Which brings us to the Port Mourant 1999, which some say is a fifteen year old and I say is sixteen (just because of the years), bottled at ferocious 61.4% ABV, and deriving from the double wooden pot still which produces (along with the Enmore wooden Coffey still) what I think are the best Guyanese rums available. You’ll forgive me for mentioning that my hopes were high here. Especially since I never entirely got over my feeling that it cost too much, so for that price, I wanted it to be damned good.

For a sixteen year old (or fifteen, if others write-ups are to be taken) made from one of my favourite stills, I felt it was remarkably light and clear for a Port Mourant, and even this early in the assessment, dominated by the sharpness of tannins that had been left to go nuts by themselves for far too long. It was dry and leathery on the nose and, as for both the Enmore 1993 and particularly the Versailles 2002, my personal feeling was and remains that the oak had too much of an influence here – the rum equivalent of sucking on a lemon.  Fortunately, this calmed down after a while and allowed other aromas to be sensed: lemon peel, raisins, pears, black cherries, an olive or three, cloves, freshly sawn lumber, a little brine, and lastly those dense, solid anise and licorice notes that basically danced with the oak and took over the show from there on forwards.

The copper coloured rum was surprisingly citrus-forward when tasted, a little sweet and quite dry on the first sip.  Also musky, with leather and smoke and wooden tannins, very assertive, lots of oomph – it really needed some water to bring it back down to earth.  With that added, the fruitiness came to the fore – tart green apples, cherries, pears, red guavas, raisins, plus of course the solid notes of licorice.  It really was a bit too much though – too sharp and too tannic, and here I truly felt that it could have been toned down a shade and provided a better result.  The finish, though – long, warm, dry, redolent of licorice, hot black unsweetened tea and lighter fruity nuances – was quite good, for all of the concussive nature of what went before.

Looking at The PM 1999 in conjunction with the other two, I’d suggest this was not one of my all-time favourite expressions from the still…the ever-present oakiness was something of a downer, and the lack of real depth, that aridity and bite, kind of derailed the experience, in spite of the redeeming fruitiness and intense heat that normally would earn my favour.  I can’t entirely dismiss it as a lesser effort, or even a failure, because it isn’t, not really – too much still went right (the intensity gave as much as it took away). It’s just that if DDL wanted to own the Demeraras, they dropped the ball with this one.  Partly that’s because the Port Mourant and Enmore profiles are so well known and endlessly revisited by all and sundry, so deficiencies are more clearly (and more quickly) noted and argued over; and the real stars shine right from the get-go, and are known.  But for me it’s also partly because there’s better out there and in fine, I guess I just have to wait until the next releases come my way, because for its price, this is not one of the better PMs in the rumiverse. I wish it were otherwise, but it just isn’t.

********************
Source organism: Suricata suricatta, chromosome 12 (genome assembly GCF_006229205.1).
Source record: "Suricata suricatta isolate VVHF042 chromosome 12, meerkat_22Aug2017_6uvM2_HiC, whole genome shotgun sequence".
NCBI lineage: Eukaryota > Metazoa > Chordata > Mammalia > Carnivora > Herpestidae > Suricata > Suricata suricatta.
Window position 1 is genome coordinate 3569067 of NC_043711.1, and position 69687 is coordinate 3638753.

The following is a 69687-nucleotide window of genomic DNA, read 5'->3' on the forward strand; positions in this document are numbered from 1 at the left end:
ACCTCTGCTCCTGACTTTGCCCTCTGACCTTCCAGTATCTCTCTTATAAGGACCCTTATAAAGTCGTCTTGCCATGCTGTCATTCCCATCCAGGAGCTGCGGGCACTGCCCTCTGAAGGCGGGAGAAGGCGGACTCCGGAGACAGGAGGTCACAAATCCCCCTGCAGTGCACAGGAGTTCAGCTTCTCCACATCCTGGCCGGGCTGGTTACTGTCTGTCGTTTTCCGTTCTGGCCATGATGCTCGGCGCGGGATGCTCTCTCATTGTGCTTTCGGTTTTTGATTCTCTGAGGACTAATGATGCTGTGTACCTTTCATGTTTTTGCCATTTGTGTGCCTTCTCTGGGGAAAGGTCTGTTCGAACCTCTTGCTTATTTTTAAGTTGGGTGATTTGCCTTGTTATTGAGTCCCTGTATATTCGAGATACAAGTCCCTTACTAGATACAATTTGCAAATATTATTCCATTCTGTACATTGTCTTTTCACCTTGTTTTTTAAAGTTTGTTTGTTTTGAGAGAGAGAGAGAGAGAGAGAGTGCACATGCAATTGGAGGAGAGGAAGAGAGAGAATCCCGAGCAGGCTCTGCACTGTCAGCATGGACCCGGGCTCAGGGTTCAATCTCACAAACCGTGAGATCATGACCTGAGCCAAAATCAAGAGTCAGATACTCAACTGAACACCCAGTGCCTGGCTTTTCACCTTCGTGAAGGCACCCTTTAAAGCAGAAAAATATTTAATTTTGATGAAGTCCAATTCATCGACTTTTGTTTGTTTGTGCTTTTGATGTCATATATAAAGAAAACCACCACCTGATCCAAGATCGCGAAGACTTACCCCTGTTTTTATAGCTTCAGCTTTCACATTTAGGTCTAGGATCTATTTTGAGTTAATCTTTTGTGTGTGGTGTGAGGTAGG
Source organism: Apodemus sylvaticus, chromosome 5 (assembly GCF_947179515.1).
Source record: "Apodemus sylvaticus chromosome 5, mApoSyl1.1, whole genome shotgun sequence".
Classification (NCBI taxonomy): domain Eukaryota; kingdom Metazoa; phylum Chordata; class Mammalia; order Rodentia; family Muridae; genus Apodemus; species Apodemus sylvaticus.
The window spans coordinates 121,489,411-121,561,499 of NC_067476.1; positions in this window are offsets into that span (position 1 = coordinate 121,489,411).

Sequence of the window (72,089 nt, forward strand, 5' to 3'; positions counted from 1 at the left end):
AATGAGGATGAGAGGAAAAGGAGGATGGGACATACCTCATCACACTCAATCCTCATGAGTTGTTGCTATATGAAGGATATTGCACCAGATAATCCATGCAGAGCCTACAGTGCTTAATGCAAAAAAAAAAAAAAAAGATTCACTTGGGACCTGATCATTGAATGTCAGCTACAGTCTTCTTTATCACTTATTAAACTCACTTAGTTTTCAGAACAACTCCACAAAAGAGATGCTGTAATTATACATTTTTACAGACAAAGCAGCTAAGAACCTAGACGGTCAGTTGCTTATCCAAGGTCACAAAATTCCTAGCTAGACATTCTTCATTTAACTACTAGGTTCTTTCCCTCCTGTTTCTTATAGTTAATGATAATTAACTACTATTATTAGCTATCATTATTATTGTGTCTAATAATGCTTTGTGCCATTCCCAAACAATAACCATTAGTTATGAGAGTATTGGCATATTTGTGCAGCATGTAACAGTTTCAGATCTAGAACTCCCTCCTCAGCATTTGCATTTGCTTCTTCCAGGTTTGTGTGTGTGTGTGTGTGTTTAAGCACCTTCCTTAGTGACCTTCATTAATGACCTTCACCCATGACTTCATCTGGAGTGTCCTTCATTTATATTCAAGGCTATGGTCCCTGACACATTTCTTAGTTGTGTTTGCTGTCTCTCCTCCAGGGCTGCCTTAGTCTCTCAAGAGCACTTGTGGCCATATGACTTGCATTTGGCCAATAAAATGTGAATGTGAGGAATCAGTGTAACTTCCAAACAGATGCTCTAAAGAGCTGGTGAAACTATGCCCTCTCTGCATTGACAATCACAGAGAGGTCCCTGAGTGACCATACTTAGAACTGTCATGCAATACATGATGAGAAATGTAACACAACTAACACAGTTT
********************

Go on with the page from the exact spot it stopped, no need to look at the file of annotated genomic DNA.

(83/100)


Summing up the First Release of the Rare Collection

Overall, I think that DDL — in this First Release — captured the spirit of the Velier Demeraras quite well without entirely ascending to their quality.  Yet for all that qualification, against the indie competition they hold up well, and if they are batting against a behemoth, well, I call that teething pains.

Keep in mind that not all the Velier’s were stratospheric scorers like the UF30E, the Skeldon 1973 or the PM 1972 and PM 1974: there were variations in quality and assessment even for this company.  But perhaps more than any other currently fashionable independent bottler, or the ones that preceded it, Velier placed full proof Demeraras squarely on the map by issuing as many as they did, with many of them being singular deep dives into tiny Guyanese marques nobody else ever bothered with, like Blairmont, LBI, Albion. Which is not a niche I see DDL wanting to explore yet, to our detriment.